Tony Robbin’s aptly said, “Happiness is Progress”. But it’s so hard…because you’re not getting this feeling of progress. Ever. And to make matters worse, you’re a perfectionist so this is kind of your M.O. You live for the feeling of progress. Here is a picture of our mantel: This is how I think of perfection…or, my-kind of perfection, at least. Ahhh, this is what I like.
And this is my kind of imperfection–our house when we first moved in. Stuff everywhere, in disarray. And, to be honest, there are many days where it looks like this ALL OVER AGAIN. This is what I don’t like. My cortisol levels
I often like to joke, “How does one torture a modern, western woman?” ANSWER: You prevent her from accomplishing anything. No career for you, young lady. We will just give you some money “to get by on” and you can clean up all these messes over and over again and you won’t have to learn anything new. Bonus, we’ll bring you fast food and prevent you from exercising.” NOW THIS IS TORMENT.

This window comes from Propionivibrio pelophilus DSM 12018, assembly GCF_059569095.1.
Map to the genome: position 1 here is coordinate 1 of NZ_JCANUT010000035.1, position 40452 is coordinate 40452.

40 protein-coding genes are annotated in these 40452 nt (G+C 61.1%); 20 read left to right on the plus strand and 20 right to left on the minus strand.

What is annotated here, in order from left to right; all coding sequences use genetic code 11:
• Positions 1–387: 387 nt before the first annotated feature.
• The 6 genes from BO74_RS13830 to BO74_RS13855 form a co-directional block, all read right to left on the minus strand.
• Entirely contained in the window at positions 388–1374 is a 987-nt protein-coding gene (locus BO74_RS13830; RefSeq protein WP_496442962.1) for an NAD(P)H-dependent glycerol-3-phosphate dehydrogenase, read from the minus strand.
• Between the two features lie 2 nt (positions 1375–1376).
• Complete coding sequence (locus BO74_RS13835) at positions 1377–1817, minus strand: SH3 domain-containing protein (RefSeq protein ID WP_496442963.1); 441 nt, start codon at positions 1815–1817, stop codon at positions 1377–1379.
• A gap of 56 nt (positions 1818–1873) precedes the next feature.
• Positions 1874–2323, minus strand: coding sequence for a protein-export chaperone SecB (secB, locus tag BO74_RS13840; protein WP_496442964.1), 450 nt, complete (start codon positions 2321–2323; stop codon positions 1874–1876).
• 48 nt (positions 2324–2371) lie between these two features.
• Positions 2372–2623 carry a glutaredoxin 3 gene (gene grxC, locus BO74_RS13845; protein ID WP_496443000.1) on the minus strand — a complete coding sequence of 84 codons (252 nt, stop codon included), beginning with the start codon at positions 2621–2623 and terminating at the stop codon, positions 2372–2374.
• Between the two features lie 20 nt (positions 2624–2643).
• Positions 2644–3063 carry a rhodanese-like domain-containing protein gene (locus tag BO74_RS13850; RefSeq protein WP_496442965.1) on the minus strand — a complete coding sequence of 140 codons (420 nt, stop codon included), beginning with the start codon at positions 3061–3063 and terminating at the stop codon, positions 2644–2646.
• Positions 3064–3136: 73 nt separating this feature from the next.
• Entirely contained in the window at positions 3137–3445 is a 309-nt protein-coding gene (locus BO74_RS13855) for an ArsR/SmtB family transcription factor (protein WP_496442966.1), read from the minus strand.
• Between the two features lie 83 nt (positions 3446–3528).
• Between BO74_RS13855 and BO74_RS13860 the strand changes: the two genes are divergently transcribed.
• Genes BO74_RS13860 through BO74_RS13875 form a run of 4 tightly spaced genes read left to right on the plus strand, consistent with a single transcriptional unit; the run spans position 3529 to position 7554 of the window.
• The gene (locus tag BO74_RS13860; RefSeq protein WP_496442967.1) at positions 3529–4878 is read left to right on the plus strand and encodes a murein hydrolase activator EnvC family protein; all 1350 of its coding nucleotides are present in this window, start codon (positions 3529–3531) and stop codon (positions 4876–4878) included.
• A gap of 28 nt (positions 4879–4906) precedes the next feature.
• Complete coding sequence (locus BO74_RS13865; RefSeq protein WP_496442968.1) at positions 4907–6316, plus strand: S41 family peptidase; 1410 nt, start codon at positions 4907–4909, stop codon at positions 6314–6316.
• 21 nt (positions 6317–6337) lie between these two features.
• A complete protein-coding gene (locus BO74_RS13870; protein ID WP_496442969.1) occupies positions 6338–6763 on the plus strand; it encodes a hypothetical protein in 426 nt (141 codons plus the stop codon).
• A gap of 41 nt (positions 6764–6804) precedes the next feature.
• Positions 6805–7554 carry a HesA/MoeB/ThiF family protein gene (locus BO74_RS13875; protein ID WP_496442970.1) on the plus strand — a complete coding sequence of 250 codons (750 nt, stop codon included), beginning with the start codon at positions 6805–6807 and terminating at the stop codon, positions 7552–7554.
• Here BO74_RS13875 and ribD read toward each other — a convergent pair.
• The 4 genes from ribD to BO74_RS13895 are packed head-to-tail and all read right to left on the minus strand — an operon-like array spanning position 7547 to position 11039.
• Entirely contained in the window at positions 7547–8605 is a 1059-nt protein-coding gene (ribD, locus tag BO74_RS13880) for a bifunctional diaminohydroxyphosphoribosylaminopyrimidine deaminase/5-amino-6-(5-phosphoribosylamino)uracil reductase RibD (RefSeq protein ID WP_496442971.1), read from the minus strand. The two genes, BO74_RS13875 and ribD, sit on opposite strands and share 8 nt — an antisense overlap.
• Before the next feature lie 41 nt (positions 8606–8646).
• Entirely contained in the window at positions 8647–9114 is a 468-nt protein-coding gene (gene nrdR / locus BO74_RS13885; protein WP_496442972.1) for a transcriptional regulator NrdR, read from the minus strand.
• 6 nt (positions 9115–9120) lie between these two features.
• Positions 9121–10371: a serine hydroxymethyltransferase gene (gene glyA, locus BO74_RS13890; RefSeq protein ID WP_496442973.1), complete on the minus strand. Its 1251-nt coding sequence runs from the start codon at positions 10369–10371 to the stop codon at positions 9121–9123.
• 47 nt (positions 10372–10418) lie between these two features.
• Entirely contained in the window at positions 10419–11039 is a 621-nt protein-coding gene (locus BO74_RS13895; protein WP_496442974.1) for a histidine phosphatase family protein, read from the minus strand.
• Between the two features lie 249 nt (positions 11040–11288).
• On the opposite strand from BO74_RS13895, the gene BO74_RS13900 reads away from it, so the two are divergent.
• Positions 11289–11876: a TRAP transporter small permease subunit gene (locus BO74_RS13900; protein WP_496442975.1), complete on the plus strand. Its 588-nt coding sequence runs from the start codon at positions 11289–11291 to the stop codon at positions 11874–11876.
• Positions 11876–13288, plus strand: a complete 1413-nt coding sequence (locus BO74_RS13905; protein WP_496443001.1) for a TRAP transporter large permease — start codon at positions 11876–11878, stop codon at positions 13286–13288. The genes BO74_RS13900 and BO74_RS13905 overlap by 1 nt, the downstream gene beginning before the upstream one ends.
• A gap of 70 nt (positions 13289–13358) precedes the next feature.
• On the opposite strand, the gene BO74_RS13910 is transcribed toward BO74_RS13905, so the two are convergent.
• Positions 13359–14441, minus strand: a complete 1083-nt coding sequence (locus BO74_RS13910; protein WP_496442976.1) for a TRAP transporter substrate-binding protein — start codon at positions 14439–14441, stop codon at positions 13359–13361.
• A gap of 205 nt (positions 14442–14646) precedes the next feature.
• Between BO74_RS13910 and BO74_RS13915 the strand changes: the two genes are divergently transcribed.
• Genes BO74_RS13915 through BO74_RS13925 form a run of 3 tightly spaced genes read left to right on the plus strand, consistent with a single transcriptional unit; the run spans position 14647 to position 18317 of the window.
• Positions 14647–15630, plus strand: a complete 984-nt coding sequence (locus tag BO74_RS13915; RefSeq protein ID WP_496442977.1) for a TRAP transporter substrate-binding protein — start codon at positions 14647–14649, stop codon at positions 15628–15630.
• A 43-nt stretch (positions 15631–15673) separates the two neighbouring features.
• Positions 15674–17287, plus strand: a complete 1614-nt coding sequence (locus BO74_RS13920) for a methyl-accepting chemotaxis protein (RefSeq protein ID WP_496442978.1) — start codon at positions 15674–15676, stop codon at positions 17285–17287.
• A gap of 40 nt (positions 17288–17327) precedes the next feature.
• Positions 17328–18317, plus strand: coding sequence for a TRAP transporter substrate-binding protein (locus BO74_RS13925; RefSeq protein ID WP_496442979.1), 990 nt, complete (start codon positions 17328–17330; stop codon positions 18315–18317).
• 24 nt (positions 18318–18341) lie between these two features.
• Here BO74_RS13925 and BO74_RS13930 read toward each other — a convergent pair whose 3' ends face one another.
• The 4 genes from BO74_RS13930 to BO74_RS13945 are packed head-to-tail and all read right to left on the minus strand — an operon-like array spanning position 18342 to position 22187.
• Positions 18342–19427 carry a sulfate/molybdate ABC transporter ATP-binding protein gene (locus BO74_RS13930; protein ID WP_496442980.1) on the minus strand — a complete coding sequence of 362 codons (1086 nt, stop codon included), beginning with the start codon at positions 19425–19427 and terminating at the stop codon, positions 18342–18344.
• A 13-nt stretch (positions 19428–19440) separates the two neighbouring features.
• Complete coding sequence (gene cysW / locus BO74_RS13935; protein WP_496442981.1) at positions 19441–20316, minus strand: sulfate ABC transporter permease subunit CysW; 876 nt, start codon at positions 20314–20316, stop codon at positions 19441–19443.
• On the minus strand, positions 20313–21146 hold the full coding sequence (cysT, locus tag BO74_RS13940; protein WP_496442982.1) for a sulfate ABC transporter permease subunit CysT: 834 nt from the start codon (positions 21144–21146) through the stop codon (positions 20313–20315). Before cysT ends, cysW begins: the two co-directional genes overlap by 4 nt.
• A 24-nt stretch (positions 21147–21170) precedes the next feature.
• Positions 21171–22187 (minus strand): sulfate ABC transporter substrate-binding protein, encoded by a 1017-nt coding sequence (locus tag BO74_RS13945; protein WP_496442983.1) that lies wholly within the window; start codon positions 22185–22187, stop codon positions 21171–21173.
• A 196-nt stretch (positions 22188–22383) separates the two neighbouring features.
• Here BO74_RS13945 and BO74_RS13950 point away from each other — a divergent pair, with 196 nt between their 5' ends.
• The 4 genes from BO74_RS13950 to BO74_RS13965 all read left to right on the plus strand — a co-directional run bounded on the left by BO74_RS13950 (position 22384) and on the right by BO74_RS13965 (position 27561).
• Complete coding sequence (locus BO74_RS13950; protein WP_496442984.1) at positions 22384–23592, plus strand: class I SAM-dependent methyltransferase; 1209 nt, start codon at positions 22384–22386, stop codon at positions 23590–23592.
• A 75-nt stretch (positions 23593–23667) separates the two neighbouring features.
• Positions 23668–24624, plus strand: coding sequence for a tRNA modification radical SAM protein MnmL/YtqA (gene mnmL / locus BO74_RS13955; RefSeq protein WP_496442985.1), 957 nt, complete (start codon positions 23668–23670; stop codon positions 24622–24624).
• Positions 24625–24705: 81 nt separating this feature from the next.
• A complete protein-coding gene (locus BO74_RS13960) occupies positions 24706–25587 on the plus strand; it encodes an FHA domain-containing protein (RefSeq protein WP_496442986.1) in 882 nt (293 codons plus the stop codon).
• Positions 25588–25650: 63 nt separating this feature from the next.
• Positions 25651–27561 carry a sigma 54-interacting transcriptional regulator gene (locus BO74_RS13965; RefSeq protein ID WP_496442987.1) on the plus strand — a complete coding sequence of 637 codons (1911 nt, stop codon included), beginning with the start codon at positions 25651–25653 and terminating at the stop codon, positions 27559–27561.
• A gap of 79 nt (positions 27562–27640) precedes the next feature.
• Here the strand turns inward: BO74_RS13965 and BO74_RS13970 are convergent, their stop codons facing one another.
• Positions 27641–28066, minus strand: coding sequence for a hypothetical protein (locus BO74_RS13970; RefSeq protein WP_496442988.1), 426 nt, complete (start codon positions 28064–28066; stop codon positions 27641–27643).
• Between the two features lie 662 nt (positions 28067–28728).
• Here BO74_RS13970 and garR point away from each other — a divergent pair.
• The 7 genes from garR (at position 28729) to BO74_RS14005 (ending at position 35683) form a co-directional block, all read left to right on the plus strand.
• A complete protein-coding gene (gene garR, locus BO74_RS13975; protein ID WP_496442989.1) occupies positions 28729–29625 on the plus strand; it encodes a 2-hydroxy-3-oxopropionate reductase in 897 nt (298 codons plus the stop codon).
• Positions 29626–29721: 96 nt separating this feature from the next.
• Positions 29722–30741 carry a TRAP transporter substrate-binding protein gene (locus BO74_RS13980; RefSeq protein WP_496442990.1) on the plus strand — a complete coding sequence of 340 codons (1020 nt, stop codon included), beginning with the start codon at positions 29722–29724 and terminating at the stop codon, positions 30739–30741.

Joking aside, How can I ever get away from this incessant, mind-overtaking need to be a perfectionist…to get things done and done perfectly? I honestly don’t know. I’m trying different strategies right now. .. everyday. What to do…what not to do.
I guess what I’ve learned aboutmyself is that I do many things for my own psychological comfort– not because they are that necessary. I want to learn as much as a I can because I want to have the skills and education to fall back on if I were to need them. We all are lucky and unlucky at different points in our lives. It’s easy to assume that you’ll always be lucky or that you’ll always be unlucky. You’ll probably cross back and forth on that road a few times in life.
I’ve recently decided to turn down my perfectionism a few notches. That is, I pick one (maybe two) areas where I allow myself to be a perfectionist. It’s important for us perfectionist-types to have at least 1 area where we can still manage our perfectionism–otherwise, things seem so chaotic to our brains that we can’t even think. For me it’s floors. I hate dirty floors. So I let myself vacuum frequently; every other day for sure…sometimes every day. The other area that I’m committing myself to (besides occasionally taking care of the children) is exercise.
So that’s it. I had to set some limits. I give myself 2 areas to be a perfectionist and try to let the rest go until I have more time in my life. Once I get more time, you can bet that I’ll be crazy.